Say so long to the sunshine as those long summer nights are growing longer by the day. Saturday, August 19 will be the last 8 p.m. sunset of the summer. We will not see another 8 p.m. sunset until April 28, 2024.
Much of the United States is losing close to two minutes of sunlight every day. By September 19, 2023 the sunset will be at 7:14 p.m. By November 27, 2023 we will see the earliest sunset of the year at 4:56 p.m.
In 2021, Senator Marco Rubio introduced the Sunshine Protection Act. The bill proposed making daylight saving time the new standard time, effective November 5, 2023. The bill passed the Senate vote but died in the House. In 2023, Rubio proposed the same bill. As of August, it has not been passed.
History of Daylight Saving Time
During World War Two nearly all of the United States was using daylight saving time.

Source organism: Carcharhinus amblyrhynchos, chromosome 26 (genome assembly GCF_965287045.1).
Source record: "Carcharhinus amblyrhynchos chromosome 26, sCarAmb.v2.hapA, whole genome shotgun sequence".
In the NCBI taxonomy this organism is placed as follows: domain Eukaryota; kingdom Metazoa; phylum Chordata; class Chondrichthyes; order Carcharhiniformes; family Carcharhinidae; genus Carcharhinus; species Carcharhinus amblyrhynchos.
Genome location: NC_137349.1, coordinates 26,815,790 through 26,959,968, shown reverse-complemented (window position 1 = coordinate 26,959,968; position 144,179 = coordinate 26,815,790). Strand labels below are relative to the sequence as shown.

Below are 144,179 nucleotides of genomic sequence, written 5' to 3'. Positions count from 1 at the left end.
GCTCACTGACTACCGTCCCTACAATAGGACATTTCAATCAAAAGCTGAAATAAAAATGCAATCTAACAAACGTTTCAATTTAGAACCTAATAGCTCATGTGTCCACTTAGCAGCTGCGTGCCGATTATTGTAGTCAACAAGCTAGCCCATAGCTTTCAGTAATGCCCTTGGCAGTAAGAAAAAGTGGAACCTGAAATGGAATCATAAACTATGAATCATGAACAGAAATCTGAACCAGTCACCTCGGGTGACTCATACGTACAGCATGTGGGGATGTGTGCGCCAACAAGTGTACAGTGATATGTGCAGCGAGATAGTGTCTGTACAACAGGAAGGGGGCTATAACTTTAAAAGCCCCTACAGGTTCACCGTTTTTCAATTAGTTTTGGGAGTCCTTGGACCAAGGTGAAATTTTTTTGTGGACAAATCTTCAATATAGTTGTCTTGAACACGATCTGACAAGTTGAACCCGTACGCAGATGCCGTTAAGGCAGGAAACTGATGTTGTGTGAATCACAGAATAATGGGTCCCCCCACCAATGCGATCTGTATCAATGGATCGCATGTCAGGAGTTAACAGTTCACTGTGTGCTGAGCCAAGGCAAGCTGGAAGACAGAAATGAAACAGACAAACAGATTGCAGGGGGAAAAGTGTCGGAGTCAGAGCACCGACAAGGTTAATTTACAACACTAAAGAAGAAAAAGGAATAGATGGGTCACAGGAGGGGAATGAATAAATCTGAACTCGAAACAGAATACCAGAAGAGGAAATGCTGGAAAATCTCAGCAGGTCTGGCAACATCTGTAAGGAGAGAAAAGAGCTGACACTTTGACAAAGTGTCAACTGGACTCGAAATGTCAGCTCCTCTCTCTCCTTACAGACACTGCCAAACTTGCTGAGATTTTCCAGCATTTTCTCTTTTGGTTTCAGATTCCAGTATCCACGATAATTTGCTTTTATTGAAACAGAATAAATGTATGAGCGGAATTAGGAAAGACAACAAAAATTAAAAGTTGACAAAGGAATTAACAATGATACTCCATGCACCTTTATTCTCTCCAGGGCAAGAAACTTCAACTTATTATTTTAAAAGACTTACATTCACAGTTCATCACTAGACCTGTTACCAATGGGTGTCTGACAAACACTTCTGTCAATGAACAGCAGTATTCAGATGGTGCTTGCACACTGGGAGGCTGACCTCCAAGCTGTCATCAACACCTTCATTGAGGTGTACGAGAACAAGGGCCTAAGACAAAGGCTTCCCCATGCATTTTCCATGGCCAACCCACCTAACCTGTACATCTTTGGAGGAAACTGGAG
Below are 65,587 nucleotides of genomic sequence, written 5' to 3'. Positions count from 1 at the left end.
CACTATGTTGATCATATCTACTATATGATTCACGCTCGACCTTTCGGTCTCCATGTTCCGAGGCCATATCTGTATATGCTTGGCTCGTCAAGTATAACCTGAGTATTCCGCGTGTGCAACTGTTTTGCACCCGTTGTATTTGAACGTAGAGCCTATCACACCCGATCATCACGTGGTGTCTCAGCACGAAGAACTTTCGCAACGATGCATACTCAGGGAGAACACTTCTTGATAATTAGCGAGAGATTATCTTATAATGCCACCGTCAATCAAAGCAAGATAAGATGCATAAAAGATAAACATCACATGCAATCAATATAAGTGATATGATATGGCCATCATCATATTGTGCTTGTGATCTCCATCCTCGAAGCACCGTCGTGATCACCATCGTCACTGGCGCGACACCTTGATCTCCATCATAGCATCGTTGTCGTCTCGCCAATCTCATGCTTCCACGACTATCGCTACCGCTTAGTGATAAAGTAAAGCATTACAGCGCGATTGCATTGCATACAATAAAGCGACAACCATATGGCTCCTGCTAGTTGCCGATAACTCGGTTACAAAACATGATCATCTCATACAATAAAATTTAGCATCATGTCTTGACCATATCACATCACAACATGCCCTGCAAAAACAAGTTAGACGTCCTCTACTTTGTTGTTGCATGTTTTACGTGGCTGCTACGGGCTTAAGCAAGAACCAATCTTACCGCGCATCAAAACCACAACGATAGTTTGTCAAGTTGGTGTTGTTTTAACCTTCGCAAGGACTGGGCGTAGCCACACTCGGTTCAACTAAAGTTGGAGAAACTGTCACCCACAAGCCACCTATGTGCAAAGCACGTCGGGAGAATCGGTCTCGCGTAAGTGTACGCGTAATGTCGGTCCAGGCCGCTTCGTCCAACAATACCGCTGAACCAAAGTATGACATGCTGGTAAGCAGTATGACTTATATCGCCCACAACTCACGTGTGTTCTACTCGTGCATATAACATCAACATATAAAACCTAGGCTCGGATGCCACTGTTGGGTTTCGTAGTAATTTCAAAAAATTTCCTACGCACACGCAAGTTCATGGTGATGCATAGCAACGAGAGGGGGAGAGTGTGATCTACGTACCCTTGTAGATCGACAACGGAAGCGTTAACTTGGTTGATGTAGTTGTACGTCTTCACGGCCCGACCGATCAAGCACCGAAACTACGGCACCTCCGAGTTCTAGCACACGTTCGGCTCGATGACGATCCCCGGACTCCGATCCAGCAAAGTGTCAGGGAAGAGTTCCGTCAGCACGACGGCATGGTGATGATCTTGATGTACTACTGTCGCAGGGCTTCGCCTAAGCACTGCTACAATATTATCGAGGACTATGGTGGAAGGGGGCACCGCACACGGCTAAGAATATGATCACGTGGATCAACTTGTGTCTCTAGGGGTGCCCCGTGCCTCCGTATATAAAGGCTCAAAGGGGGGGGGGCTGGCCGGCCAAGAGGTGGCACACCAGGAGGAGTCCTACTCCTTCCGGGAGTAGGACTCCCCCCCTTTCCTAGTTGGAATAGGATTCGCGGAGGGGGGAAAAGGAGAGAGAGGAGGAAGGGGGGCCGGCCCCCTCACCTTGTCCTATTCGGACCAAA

Daylight saving time has been in place in nearly all of the United States since the 1960s. Year-round daylight-saving time was used during World War Two and adopted again in 1973 in a bid to reduce energy use because of an oil embargo and repealed a year later.
During World War I, daylight saving time was first used in 1918. It only lasted seven months before it was repealed.
During World War II, President Franklin Roosevelt re-established the idea of daylight saving time. It was called “War Time.” War Time lasted a little over three years.
The Uniform Time Act of 1966 proposed the idea of regulating a yearly time change. Daylight saving time would begin the last Sunday in April and end the last Sunday in October.
In 1973, during the oil embargo, the US Congress ordered a year-round period of daylight saving time to save energy. This lasted from January 1974 to April 1975. It did little to save energy, causing the switch back to standard time in October of 1974.
From 1987 to 2006, daylight saving time began during the first weekend in April, running through the last weekend in October.
The last change happened in 2007, when the time was shifted again. In 2007, it began on the second Sunday in March and ended on the first Sunday in November.